1.1 BACKGROUND TO THE STUDY
According to Okoh (2004), Nigeria has the biggest university
system in sub-Saharan Africa with 114 accredited tertiary institutions.
More than 50% of these facilities have over 20,000 students each.
Nigerian universities have experienced a significant rise in student
enrolments over the past decades. However, the surge in students has
not been matched by a corresponding growth in student accommodation and
the available ones have not been properly managed. Figures from the
National Universities Commission show that the provision of student
housing is less than 30% of demand. The vast majority of students live
in privately rented accommodation.
Bulk of “first generation” universities in
Nigeria have stopped funding student accommodation. Many of the newer
universities have taken the private sector participation route,
although the quality of accommodation varies widely. The student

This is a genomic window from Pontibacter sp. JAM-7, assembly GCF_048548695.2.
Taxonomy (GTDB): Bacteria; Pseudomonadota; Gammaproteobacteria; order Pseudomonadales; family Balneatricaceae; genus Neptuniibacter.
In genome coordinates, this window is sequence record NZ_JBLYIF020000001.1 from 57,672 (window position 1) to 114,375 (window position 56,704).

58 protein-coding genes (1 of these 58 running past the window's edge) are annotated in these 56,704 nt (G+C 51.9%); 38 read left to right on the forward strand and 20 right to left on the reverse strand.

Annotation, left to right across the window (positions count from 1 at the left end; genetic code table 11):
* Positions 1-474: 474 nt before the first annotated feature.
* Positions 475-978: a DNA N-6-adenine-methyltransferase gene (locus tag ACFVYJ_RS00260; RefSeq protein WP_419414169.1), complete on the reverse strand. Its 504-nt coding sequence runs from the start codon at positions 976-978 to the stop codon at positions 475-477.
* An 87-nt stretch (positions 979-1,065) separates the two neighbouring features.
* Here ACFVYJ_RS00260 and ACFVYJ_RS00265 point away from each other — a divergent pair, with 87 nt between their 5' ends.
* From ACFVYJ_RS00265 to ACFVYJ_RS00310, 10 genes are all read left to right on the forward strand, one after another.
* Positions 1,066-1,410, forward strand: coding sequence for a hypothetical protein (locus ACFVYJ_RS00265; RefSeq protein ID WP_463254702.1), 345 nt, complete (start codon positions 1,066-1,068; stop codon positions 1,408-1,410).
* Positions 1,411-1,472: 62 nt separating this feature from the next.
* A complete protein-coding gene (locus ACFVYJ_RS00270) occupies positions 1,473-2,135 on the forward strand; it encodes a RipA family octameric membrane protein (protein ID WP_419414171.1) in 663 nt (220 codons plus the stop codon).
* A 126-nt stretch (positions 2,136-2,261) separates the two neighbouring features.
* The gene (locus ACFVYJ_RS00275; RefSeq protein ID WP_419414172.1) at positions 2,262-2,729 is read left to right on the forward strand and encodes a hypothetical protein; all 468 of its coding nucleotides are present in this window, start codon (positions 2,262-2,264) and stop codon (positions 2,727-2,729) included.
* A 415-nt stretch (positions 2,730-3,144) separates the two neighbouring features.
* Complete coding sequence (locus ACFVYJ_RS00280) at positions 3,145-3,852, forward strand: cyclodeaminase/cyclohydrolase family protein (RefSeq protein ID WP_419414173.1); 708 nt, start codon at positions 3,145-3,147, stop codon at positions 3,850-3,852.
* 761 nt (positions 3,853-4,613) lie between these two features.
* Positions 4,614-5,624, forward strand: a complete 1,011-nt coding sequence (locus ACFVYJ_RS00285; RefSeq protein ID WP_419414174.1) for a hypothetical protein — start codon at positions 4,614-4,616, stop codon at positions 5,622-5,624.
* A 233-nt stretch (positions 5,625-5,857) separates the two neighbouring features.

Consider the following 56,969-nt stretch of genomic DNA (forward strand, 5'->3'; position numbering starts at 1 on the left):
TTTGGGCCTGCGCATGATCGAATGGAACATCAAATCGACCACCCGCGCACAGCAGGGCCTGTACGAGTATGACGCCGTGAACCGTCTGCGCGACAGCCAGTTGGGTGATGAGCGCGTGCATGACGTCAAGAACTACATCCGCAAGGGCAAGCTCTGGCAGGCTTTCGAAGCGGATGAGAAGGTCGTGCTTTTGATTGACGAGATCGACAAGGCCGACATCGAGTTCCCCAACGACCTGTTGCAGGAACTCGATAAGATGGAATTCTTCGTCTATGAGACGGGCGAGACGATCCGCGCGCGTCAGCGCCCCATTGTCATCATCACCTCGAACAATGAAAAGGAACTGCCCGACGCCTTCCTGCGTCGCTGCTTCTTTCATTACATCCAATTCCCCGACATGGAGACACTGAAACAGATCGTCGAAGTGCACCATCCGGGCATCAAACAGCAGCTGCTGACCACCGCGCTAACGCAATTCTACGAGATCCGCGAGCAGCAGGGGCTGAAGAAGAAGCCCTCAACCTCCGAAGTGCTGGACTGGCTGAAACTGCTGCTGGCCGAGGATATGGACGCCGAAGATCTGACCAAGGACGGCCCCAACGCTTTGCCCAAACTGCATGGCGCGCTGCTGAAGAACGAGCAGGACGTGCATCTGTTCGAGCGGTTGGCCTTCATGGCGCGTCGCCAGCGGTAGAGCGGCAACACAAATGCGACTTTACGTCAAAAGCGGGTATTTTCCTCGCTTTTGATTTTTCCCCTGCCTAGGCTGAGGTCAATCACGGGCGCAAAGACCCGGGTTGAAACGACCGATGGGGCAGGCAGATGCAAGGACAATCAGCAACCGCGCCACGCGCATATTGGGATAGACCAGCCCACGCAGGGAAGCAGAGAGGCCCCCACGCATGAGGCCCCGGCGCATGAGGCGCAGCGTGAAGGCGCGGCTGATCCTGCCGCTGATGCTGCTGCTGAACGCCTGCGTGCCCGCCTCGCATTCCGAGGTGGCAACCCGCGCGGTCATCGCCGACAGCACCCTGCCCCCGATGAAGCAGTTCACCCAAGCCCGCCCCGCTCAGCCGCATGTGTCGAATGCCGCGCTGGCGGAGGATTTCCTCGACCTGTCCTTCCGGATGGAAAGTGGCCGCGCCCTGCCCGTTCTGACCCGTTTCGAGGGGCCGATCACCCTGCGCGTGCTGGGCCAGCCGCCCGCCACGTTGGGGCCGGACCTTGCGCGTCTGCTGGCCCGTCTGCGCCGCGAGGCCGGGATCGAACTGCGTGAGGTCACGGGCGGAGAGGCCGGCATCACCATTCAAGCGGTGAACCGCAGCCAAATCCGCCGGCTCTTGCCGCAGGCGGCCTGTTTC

enrolment in tertiary institutions is growing at an average of 12% per
annum and the provision of new purpose-built student housing is
limited. This in itself creates opportunities for the development of
student housing in many cities in Nigeria.
Akpan (2000) suggests that developers could
partner with universities in build-operate-transfer arrangements on new
accommodation. There are also opportunities for better management of
existing accommodation. “While the majority of institutions may be
reluctant to give up control, the deteriorating condition of the
majority of university-owned halls of residence indicates the need to
manage these assets in a different way.” Student accommodation should
also have a strong focus on innovation and sustainability. “Developers